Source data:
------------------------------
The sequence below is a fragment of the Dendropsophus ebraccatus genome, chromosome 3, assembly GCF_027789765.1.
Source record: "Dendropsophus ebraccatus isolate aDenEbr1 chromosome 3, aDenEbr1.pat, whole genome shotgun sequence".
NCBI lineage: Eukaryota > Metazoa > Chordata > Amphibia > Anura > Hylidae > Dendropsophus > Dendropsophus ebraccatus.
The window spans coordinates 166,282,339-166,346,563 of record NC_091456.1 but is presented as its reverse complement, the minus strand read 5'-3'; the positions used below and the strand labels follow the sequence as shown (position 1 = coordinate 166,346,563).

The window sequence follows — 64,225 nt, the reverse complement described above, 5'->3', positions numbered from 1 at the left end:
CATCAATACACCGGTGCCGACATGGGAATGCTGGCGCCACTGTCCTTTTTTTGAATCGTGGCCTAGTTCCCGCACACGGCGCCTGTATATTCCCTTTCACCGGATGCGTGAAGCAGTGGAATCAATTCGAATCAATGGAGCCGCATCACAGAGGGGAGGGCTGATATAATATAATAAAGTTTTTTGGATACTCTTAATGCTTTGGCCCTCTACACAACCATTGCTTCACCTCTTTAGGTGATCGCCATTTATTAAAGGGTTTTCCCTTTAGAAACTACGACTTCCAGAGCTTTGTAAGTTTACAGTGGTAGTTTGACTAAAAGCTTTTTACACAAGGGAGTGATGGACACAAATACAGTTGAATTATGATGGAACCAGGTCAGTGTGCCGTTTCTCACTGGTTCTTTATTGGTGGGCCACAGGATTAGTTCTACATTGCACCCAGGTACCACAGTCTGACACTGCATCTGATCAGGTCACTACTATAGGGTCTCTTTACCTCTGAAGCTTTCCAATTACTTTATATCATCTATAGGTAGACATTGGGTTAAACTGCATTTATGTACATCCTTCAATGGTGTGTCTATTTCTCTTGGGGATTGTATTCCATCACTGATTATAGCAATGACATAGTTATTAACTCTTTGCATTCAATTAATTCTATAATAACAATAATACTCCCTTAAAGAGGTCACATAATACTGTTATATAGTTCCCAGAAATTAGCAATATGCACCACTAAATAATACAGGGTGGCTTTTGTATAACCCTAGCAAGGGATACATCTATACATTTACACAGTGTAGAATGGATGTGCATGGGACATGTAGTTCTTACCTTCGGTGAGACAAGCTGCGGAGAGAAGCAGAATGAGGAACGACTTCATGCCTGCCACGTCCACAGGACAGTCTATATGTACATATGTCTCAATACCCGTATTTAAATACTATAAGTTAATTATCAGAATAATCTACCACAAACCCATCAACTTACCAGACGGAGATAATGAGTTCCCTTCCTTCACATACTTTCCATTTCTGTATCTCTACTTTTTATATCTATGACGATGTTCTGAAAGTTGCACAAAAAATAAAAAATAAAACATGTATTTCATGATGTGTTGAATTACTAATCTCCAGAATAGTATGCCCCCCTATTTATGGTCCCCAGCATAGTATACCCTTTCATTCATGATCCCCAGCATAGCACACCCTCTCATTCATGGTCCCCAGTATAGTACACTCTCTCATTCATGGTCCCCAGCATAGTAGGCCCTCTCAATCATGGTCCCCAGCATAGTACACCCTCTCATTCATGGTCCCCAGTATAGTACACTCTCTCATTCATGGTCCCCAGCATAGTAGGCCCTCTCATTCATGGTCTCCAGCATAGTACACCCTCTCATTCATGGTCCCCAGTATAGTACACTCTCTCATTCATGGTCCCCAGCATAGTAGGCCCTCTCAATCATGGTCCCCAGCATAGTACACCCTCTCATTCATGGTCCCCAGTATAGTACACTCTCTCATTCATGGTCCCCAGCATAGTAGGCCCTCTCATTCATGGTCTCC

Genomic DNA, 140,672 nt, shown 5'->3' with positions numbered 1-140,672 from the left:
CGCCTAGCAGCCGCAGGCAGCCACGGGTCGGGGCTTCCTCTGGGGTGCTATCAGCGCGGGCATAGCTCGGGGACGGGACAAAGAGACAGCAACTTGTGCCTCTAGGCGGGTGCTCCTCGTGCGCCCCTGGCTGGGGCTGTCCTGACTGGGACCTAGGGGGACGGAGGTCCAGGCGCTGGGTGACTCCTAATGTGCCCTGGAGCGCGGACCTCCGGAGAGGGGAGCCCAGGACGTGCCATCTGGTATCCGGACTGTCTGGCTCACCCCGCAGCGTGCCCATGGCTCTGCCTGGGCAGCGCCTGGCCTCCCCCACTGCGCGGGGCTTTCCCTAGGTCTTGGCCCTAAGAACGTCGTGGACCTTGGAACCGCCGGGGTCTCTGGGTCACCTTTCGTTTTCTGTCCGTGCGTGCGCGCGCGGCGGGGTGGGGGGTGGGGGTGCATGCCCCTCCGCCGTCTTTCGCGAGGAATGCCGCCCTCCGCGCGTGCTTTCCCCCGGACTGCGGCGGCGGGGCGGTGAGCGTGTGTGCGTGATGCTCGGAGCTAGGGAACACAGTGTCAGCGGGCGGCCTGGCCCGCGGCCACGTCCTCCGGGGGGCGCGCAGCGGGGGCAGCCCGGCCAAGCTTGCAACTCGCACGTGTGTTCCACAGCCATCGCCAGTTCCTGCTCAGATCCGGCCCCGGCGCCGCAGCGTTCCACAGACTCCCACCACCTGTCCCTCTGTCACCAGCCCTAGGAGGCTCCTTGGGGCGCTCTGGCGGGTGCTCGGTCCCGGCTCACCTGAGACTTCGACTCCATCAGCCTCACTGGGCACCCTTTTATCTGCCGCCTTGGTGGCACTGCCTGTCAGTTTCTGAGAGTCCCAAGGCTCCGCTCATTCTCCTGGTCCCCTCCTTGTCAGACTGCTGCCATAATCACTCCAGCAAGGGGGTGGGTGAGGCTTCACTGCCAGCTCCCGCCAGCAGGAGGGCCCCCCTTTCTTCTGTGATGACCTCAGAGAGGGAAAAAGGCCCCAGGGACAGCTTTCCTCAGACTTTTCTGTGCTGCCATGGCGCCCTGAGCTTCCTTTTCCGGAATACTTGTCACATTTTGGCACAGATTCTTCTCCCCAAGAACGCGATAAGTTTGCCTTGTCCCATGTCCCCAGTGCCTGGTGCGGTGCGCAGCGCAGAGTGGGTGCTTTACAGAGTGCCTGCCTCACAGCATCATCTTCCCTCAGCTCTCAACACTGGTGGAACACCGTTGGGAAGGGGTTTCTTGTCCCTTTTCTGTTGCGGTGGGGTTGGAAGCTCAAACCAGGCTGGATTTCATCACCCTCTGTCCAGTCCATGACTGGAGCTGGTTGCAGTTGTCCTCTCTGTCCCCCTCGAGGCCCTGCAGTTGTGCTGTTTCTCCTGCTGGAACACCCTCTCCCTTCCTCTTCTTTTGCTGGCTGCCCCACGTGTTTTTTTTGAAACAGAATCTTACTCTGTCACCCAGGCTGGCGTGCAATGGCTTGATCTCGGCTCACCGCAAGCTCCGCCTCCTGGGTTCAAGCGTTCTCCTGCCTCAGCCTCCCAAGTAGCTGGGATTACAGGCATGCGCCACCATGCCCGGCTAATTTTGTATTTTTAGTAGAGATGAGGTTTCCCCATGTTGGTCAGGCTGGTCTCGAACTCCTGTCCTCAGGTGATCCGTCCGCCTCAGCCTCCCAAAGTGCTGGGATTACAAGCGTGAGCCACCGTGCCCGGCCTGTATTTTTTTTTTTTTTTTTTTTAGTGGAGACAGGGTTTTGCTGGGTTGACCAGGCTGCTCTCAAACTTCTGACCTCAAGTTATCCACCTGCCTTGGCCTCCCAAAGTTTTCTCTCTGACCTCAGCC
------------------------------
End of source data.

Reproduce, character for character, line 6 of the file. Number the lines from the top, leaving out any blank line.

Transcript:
CATCAATACACCGGTGCCGACATGGGAATGCTGGCGCCACTGTCCTTTTTTTGAATCGTGGCCTAGTTCCCGCACACGGCGCCTGTATATTCCCTTTCACCGGATGCGTGAAGCAGTGGAATCAATTCGAATCAATGGAGCCGCATCACAGAGGGGAGGGCTGATATAATATAATAAAGTTTTTTGGATACTCTTAATGCTTTGGCCCTCTACACAACCATTGCTTCACCTCTTTAGGTGATCGCCATTTATTAAAGGGTTTTCCCTTTAGAAACTACGACTTCCAGAGCTTTGTAAGTTTACAGTGGTAGTTTGACTAAAAGCTTTTTACACAAGGGAGTGATGGACACAAATACAGTTGAATTATGATGGAACCAGGTCAGTGTGCCGTTTCTCACTGGTTCTTTATTGGTGGGCCACAGGATTAGTTCTACATTGCACCCAGGTACCACAGTCTGACACTGCATCTGATCAGGTCACTACTATAGGGTCTCTTTACCTCTGAAGCTTTCCAATTACTTTATATCATCTATAGGTAGACATTGGGTTAAACTGCATTTATGTACATCCTTCAATGGTGTGTCTATTTCTCTTGGGGATTGTATTCCATCACTGATTATAGCAATGACATAGTTATTAACTCTTTGCATTCAATTAATTCTATAATAACAATAATACTCCCTTAAAGAGGTCACATAATACTGTTATATAGTTCCCAGAAATTAGCAATATGCACCACTAAATAATACAGGGTGGCTTTTGTATAACCCTAGCAAGGGATACATCTATACATTTACACAGTGTAGAATGGATGTGCATGGGACATGTAGTTCTTACCTTCGGTGAGACAAGCTGCGGAGAGAAGCAGAATGAGGAACGACTTCATGCCTGCCACGTCCACAGGACAGTCTATATGTACATATGTCTCAATACCCGTATTTAAATACTATAAGTTAATTATCAGAATAATCTACCACAAACCCATCAACTTACCAGACGGAGATAATGAGTTCCCTTCCTTCACATACTTTCCATTTCTGTATCTCTACTTTTTATATCTATGACGATGTTCTGAAAGTTGCACAAAAAATAAAAAATAAAACATGTATTTCATGATGTGTTGAATTACTAATCTCCAGAATAGTATGCCCCCCTATTTATGGTCCCCAGCATAGTATACCCTTTCATTCATGATCCCCAGCATAGCACACCCTCTCATTCATGGTCCCCAGTATAGTACACTCTCTCATTCATGGTCCCCAGCATAGTAGGCCCTCTCAATCATGGTCCCCAGCATAGTACACCCTCTCATTCATGGTCCCCAGTATAGTACACTCTCTCATTCATGGTCCCCAGCATAGTAGGCCCTCTCATTCATGGTCTCCAGCATAGTACACCCTCTCATTCATGGTCCCCAGTATAGTACACTCTCTCATTCATGGTCCCCAGCATAGTAGGCCCTCTCAATCATGGTCCCCAGCATAGTACACCCTCTCATTCATGGTCCCCAGTATAGTACACTCTCTCATTCATGGTCCCCAGCATAGTAGGCCCTCTCATTCATGGTCTCC